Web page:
The plan was to stay here for an extra day, go to a short acclimatization walk to just past 5k or so, and then go to sleep early to get a lot of rest before the summit day. However, our local guide announced other conditions. According to him, it was forbidden to spend more than one night in Barafu. Once again, I was sincerely surprised – how could it be, that I sent the itinerary to the organiser and did not get to know this extremely important detail? Besides, it was not a place nor a time for negotiation. The group was tired after a challenging 9-hour day carrying full backpacks, scrambling, and walking up and down ridges and valleys. Everyone was looking forward to that extra day of rest, and towards the acclimatization. Also, it turned out that whatever was agreed about water with the organiser was no longer valid, and we had to arrange it on the spot. I’m not used to a situation where others dictate the rules, and where earlier agreements do not matter. Any uncertainty at this point leads to a large risk. At another time, I would protest more, but in that situation I seemed to have no leverage at all. My focus was on fixing what needed to be fixed, and informing the group as new information arrived. The guide told us to wait, making some phone calls to arrange stuff.

Some two hours of waiting later it turned out that we were not staying another night. I got to have a phone call with the organiser, not clearing out anything really, because of bad connection – the only thing I could understand was that there was a kind of “new rule”. The guide apologized but let us know decisively that we were going to attempt summit this very night. A bit later than the usual  23:30-24:00 if we so wanted, even as late as 02. But there was to be a summit attempt that very night, or we would have to head down without even trying.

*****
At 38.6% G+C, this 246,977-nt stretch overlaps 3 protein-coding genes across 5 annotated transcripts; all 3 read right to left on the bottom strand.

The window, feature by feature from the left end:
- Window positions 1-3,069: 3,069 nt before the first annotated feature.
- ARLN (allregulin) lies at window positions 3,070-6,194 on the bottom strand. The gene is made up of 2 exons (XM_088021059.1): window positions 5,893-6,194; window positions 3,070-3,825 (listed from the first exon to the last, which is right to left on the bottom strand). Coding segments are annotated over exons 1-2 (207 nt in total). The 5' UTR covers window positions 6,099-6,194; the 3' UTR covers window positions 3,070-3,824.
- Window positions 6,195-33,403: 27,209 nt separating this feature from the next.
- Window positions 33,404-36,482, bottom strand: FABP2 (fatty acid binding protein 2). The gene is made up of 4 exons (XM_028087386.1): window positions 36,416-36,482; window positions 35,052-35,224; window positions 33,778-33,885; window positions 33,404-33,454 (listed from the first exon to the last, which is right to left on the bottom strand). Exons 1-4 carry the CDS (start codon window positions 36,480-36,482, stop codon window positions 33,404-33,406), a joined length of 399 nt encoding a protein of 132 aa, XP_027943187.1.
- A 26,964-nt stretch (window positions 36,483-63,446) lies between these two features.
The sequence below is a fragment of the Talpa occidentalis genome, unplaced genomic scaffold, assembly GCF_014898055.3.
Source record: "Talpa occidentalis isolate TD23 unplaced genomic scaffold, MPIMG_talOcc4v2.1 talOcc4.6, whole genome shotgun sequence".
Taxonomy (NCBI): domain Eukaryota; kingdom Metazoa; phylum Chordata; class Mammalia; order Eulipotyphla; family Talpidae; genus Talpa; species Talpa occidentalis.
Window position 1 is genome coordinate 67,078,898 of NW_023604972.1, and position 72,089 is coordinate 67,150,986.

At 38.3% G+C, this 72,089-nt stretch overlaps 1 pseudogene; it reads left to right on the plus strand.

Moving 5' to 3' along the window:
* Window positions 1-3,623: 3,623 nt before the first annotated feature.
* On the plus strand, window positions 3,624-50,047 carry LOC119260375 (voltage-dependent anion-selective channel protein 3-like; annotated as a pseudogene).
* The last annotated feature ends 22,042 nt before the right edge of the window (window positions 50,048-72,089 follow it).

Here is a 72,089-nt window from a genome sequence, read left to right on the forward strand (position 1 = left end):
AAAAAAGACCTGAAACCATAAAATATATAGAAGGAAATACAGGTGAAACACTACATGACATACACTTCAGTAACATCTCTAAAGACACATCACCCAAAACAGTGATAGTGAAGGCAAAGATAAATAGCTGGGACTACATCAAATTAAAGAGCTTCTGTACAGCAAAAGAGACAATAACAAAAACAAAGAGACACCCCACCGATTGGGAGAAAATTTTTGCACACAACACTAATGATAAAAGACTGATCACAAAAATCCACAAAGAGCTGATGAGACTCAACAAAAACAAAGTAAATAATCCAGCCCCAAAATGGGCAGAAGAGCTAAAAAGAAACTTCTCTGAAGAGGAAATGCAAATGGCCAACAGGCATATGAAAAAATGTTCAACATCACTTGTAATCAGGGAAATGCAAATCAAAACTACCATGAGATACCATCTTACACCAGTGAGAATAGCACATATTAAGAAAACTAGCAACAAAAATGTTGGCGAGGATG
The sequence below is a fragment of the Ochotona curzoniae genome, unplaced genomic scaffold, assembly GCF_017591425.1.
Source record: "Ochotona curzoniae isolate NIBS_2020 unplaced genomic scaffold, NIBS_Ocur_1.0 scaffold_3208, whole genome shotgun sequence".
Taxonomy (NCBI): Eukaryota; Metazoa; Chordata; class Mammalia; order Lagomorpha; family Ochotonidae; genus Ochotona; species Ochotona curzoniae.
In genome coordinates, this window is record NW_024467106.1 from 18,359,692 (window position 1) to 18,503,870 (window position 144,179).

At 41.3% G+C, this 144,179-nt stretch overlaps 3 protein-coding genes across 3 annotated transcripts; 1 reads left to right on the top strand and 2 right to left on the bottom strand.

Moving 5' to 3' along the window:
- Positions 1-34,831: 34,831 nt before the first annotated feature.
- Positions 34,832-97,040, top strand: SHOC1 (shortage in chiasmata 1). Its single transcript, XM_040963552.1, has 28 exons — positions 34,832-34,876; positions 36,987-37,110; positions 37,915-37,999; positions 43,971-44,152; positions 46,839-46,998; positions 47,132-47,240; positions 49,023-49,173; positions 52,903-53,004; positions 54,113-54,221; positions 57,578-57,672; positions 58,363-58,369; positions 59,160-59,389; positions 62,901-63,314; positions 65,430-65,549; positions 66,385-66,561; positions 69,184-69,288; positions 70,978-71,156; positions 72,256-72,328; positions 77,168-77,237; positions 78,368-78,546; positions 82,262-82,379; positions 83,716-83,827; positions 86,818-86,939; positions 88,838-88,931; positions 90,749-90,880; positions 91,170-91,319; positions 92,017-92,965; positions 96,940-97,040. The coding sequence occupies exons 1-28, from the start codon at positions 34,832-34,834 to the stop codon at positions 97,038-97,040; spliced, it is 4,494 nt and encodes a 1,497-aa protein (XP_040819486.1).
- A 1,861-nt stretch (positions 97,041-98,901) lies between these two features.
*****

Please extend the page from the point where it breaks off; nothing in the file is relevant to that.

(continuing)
Not much to do. We wolfed down the dinner, and hurriedly packed the daypacks for the summit attempt. As this was done late in the afternoon/evening, half in the dark, a few things were forgotten, to the big sorrow of those who brought the gear all the way (many days, and over 2500 height meters in total) just to leave it in their tents for the most important day. Nevertheless, most important part was to grab some sleep – no gear will help if you have a clouded mind. So we tucked ourselves in, at some time around 20:00, to try and get some rest. We decided to compromise and not go as late as 02 am, but give ourselves an extra hour of sleep and go for 01 am.

We did not. The wind strengthened and was ripping at the tents. Myself, I was confident in my Black Diamond First Light, which is aerodynamically shaped, and tried to sleep imagining that all the shaking and the violent flapping was just the sails of a sailing boat making a gybe, just by the pillars at the cape South of Tasmania, during Sydney to Hobart, on the way to make a winning finish…
I managed to get some sleep but was awakened by others. There was great commotion all around the camp. Tents were blown apart, the staff was helping to save them while tourists were shouting and screaming in the dark. Two of our group members had the same kind of tent as I, but were worried that the tent would lift while they were inside it. I tried to comfort them. The wind was not as bad as it felt from the inside of the tent. If they were seriously worried about being blown away, then they could fill the tent with their luggage, even some heavy stones. But the issue was more psychological than a real threat. Altitude can make you more worried, especially when you are tired and it’s dark. They went back inside the tent. But in the end, none of us got much sleep at all.

Two toilet tents that have been thrashed. Another tent is deformed in the background.
At 01, all were ready to go, except for one of the members who was frantically securing his tent, and was not confident in that it would hold for the wind. In the end, we headed off at 01:20, into the vast dark and the howling wind.